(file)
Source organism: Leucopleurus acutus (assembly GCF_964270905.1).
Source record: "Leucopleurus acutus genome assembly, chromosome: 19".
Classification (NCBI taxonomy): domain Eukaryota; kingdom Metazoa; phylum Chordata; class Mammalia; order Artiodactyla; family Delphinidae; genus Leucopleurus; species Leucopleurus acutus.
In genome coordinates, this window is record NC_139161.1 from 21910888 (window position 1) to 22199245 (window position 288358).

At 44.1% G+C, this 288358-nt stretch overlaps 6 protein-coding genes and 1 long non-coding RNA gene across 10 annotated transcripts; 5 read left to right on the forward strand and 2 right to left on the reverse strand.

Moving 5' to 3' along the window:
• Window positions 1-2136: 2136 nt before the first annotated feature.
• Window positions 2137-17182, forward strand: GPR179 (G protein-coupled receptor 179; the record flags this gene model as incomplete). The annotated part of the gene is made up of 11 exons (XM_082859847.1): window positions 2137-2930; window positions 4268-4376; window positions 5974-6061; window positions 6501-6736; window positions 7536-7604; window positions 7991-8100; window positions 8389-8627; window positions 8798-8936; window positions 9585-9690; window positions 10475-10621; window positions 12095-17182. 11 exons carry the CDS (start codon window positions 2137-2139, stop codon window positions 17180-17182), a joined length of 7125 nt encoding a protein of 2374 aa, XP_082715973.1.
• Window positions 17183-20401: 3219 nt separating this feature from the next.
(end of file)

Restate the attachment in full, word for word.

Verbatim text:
Source organism: Leucopleurus acutus (assembly GCF_964270905.1).
Source record: "Leucopleurus acutus genome assembly, chromosome: 19".
Classification (NCBI taxonomy): domain Eukaryota; kingdom Metazoa; phylum Chordata; class Mammalia; order Artiodactyla; family Delphinidae; genus Leucopleurus; species Leucopleurus acutus.
In genome coordinates, this window is record NC_139161.1 from 21910888 (window position 1) to 22199245 (window position 288358).

At 44.1% G+C, this 288358-nt stretch overlaps 6 protein-coding genes and 1 long non-coding RNA gene across 10 annotated transcripts; 5 read left to right on the forward strand and 2 right to left on the reverse strand.

Moving 5' to 3' along the window:
• Window positions 1-2136: 2136 nt before the first annotated feature.
• Window positions 2137-17182, forward strand: GPR179 (G protein-coupled receptor 179; the record flags this gene model as incomplete). The annotated part of the gene is made up of 11 exons (XM_082859847.1): window positions 2137-2930; window positions 4268-4376; window positions 5974-6061; window positions 6501-6736; window positions 7536-7604; window positions 7991-8100; window positions 8389-8627; window positions 8798-8936; window positions 9585-9690; window positions 10475-10621; window positions 12095-17182. 11 exons carry the CDS (start codon window positions 2137-2139, stop codon window positions 17180-17182), a joined length of 7125 nt encoding a protein of 2374 aa, XP_082715973.1.
• Window positions 17183-20401: 3219 nt separating this feature from the next.